ARIAS WITH A TWIST * Starring Joey Arias * Directed and designed by Basil Twist * HERE Center for the Arts, New York City, through December 31. 

Ever wish you’d been around the East Village in the late 1970s when dearly departed queer theater icons like Charles Ludlam and Jack Smith put on hours-long midnight shows that mashed together pop art, drag-club culture, and experimental theater? If so, you have a golden opportunity in Arias with a Twist, a collaboration between two downtown legends: genderfuck chanteuse Joey Arias and puppet-theater wizard Basil Twist. 

Arias, veteran of Wigstock and Club 57, is fresh from five years as maitresse of ceremonies for Cirque du Soleil’s Las Vegas burlesque show Zumanity. Twist, who’s designed and manipulated puppets for avant-garde maestros like Lee Breuer and Julie Taymor, returns to the scene of his long-running breakthrough extravaganza Symphonie Fantastique, an inventive underwater ballet to the Berlioz music performed in a 500-gallon tank by swirling masses of flashlights, shiny objects, fabric, and non-human stick figures. What they’ve cooked up together is both entirely unholy and a lot of fun. Imagine Kiki and Herb’s version of Broadway’s The Little Mermaid, if you dare.

From the moment it begins, you feel like you’re watching your friendly neighborhood magic-show pagan ritual cabaret act put on by kids in the family garage. Very sophisticated kids. In drag. On drugs. Twist has a genius for making inanimate objects dance, so the first three numbers spotlight key elements of his brand of puppet theater: several layers of curtains, a pint-sized quartet of marionette musicians, and mysterious objects with blinking lights moving around in the dark. Only then does the diva entrance occur. To thundering Led Zeppelin chords, Joey Arias appears, strapped into a spinning rack, peered at and poked by vacant-eyed cartoon aliens. Arias himself looks like an inflatable fuck-me doll in dominatrix gear with Elvira wig and monster-movie makeup – you can’t tell where his real body stops and the enhancements begin. Whether speaking or singing into a microphone disguised as a horsehair flogger, his voice becomes a library of special effects, both channeling and sending up Billie Holiday by way of Harvey Fierstein and/or Yma Sumac.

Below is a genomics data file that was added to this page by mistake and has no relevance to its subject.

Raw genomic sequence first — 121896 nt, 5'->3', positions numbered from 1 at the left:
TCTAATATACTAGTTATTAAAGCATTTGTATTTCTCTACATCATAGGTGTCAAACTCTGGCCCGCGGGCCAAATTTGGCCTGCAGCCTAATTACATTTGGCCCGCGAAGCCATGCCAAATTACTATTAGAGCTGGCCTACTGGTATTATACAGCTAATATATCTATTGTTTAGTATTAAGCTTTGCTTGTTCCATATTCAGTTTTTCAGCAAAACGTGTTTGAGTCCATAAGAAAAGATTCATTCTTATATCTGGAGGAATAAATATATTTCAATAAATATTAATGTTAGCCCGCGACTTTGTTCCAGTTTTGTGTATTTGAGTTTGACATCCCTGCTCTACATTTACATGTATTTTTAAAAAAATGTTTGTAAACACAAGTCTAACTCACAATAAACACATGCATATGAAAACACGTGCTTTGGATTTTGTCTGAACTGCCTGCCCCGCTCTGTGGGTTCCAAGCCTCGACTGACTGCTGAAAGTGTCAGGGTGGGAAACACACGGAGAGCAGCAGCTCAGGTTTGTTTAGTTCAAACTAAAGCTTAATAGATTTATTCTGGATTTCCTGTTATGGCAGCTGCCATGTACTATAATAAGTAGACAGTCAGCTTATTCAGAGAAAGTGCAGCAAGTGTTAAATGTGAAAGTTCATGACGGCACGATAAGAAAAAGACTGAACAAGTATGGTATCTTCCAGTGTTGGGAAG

The pile-up of genres never quits. After the sci-fi alien abduction scene, a puppet version of Joey falls to earth and lands in a Garden of Eden suspiciously lacking in innocence. Biting into a red-sequined mushroom (“Holy shittake!”) sends Joey on an extended psychedelic trip through a Beatles medley (“Lucy in the Sky with Diamonds”/”Within You, Without You”) surrounded by beautiful lotus blossoms and then a descent to a hellish encounter with some sexy devils (fantastic constructions as good as anything you’ll see in The Lion King). 

The puppet-Joey frolics through a model-sized New York City skyline, then the human-Joey shows up towering over the Chrysler Building like King Kong, smashing around in platform stilettos and snacking on subway car passengers. Then suddenly, we’re in a nightclub and Joey’s in cocktail attire crooning jazz standards. Then there’s a tap-dancing Rockettes number leading into a Busby Berkley finale with dancing legs sticking out of a spinning cake multiplied to eternity by mirrors. Give up trying to follow the plot – it’s not that kind of show. 

By the way, all this is taking place on a stage about the size of an SUV with the farthest seats six rows away from Arias’ lascivious eyelashes. No wonder the show has been packed night after night for months. Broadway’s a little dim in the star-power department at the moment, unless you fancy sitting through Arthur Miller’s All My Sons to see Katie Holmes in her dramatic debut. At the intimate spectacle that is Arias with a Twist, you really feel like you’re in the presence of something that’s not happening anywhere else on earth.

The Advocate, December 2, 2008